atticusfinchesq says: (early 80s, Atari 400) THE closest thing to pen and paper RPGs. Download to discover why Treyarch paid homage to this classic by including a (somewhat playable) version in CoD Black Ops. A true computer gaming classic.
atticusfinchesq says: (early 80s, Commodore 64) I spent a decent amount of time at my friend Patrick's house, sometimes playing Raid Over Moscow, sometimes Winter Games, but mostly playing Ultima 3. One of the most engaging games of its time.
atticusfinchesq says: (early 80s, Commodore 64) Also played this a few times on my friend Patrick's Commodore. Wasn't crazy about it but it was the cutting edge of graphic technology at the time. This was back when floppy disks were...floppy.
atticusfinchesq says: (mid 80s, Atari 800) Having played Ultima 3, I rushed to get 4 to play at my house. This is one of the first games where the outcome is the direct result of your actions. See the roots of NES RPG classics like Zelda and the Final Fantasy series.
atticusfinchesq says: (early 90s, Super Nintendo) This was one of the first games I ever wanted to play start to finish. That's since become a goal for everything I play. Yea, my life's been a lot less productive. Fun game, reminded me of Atari's Star Raiders.
atticusfinchesq says: (mid 90s, Power Mac 7500) Always looking for a decent chess game to keep my board game skills in check (get it?). You remember board games? The animation was so slow on some CPUs back then - no worries today.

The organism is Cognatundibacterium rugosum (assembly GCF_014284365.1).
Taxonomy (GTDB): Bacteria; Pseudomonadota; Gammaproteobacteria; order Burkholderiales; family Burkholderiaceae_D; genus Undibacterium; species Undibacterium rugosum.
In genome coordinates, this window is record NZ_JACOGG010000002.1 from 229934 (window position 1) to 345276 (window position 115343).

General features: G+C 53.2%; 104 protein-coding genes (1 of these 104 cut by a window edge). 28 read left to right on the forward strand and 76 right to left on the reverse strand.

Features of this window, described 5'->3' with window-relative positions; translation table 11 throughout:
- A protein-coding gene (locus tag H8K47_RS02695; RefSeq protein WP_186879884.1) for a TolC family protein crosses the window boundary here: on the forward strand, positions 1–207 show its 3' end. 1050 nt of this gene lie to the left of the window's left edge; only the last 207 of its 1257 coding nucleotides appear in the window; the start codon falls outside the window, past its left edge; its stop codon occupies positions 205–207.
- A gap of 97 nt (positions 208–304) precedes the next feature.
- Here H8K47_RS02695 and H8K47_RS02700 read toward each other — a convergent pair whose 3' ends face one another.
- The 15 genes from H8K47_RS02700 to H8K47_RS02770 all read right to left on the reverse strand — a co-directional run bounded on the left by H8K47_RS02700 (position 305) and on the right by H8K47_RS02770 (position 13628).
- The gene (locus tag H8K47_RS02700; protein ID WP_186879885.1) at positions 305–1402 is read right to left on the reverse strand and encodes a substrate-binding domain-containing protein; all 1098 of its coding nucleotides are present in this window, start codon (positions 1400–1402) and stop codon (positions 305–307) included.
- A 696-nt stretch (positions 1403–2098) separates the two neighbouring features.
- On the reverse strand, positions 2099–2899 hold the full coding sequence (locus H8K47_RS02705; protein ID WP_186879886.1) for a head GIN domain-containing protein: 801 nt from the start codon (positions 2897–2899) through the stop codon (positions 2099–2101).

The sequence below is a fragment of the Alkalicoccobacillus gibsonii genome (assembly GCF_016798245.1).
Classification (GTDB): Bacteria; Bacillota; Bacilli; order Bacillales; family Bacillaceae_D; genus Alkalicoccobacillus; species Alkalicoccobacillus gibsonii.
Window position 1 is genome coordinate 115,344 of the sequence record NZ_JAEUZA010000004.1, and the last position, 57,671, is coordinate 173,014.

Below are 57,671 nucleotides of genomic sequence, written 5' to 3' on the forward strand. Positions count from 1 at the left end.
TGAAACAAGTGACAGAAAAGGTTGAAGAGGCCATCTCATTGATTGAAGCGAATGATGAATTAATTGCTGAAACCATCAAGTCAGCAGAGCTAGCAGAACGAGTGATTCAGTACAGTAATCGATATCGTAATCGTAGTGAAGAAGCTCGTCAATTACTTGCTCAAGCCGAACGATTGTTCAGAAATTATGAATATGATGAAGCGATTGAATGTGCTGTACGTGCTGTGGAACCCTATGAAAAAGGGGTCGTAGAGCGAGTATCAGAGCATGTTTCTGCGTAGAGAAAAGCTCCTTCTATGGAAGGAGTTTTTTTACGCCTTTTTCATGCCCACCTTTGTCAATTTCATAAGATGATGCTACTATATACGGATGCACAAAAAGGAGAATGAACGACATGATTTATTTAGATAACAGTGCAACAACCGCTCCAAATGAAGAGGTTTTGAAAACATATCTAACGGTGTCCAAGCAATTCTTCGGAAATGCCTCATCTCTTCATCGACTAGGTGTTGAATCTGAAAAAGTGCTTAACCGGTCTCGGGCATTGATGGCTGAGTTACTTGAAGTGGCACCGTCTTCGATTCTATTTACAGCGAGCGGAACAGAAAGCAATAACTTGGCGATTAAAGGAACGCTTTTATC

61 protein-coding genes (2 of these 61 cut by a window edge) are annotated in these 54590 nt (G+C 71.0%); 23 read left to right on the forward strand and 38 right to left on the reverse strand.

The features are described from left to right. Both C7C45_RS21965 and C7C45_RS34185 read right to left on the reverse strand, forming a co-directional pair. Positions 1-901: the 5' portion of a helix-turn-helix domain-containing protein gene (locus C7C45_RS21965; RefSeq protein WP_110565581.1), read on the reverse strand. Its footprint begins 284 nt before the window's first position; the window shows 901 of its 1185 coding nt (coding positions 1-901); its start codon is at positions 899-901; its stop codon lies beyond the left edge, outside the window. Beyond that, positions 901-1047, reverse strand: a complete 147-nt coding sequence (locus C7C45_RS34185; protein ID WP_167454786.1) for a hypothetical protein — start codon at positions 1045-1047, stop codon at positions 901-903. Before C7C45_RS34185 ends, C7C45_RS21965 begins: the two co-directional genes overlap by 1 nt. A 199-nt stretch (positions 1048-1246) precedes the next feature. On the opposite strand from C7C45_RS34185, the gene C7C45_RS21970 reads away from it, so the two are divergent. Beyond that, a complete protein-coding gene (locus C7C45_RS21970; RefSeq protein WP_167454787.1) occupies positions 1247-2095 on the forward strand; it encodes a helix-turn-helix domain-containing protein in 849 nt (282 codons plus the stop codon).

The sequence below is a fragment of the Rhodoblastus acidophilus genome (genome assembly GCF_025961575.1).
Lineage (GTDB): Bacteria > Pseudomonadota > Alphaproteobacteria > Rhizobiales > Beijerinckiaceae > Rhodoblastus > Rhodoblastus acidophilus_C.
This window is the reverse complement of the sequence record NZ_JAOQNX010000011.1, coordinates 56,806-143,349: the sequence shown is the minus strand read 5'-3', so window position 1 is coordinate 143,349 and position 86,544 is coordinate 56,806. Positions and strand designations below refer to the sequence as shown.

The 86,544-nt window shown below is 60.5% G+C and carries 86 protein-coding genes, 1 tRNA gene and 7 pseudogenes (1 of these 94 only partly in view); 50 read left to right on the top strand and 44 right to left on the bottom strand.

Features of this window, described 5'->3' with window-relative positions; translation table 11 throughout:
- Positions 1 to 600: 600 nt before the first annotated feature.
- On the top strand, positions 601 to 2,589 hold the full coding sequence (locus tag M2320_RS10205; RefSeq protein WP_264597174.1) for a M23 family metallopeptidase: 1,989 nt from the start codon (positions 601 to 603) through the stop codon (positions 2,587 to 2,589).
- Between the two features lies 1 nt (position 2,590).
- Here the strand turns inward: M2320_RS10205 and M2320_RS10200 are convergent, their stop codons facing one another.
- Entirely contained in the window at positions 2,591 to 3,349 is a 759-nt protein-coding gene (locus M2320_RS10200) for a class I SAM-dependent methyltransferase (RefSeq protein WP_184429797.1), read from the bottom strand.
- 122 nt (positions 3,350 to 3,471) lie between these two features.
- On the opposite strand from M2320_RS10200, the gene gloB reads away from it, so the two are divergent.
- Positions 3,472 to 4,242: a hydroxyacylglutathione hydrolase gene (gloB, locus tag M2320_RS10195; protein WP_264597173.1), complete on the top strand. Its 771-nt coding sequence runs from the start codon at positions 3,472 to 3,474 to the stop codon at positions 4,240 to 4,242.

atticusfinchesq says: (mid 90s, Power Macintosh 7500) Timeless storytelling (which is always key) and graphics that still look great by today's standards. One of the best adaptations and execution of D&D rules on a computer.
atticusfinchesq says: (late 90s, Super Nintendo) OK, I didn't play this one too much, but another friend of mine swore by it. It's hilarious watching him whip himself over and around obstacles. Another rare SNES gem that plays well on computer.
atticusfinchesq says: (mid 90s, Power Macintosh 7500) One of the first real time strategy games that were everywhere in the late 90s. Only Age of Empires and the original Warcraft (and Starcraft) were better. (I never played Command & Conquer.)
atticusfinchesq says: (late 90s, Power Mac 7500) Like Tetris, you couldn't say "computer game" in the 90s and not mention one of these two. Kind of like the Wii today, Myst expanded the game playing market well outside the nerd demographic - which was cool.
atticusfinchesq says: (late 90s, Nintendo 64) Totally fun shooter. One of my all time favorite N64 games. This and Castle Wolfenstien would give me the skills for...
atticusfinchesq says: (early 2000s, iMac DV+) Excellent, fun game - even today. See where the first person shoot came from. Copy-n-paste this list to see how many games continue to use Unreal technology http://en.wikipedia.org/wiki/List_of_Unreal_Engine_games
atticusfinchesq says: (mid 2000s, MacBook Pro) I was always behind the curve being a Mac gamer. Never finished this one, got stuck somewhere and then this game Call of Duty came out and, well...I got distracted. This was one of the last great D&D games on a CPU.
Treat your GOGmix as your child - name it! ;)
Coming up with a cool and descriptive title should be your first priority. Being original is in your best interest - bet you wanna get lots of nice votes, right? Go all crazy if you want, but be sure to keep it civil!
So, what are the ingredients?
Pick a game that belongs in your GOGmix from the list, or find it by typing something in the text field. Relevance is key here - Earthworm Jim doesn't quite fit the "Sexiest heroines of all time" bill now, does it?
Justify your choice... Or not!
OK, so it's not required, but now that you went through the trouble of adding a game, telling everyone why you did it would be a nice finishing touch. After you're done here, add another game, rinse, repeat.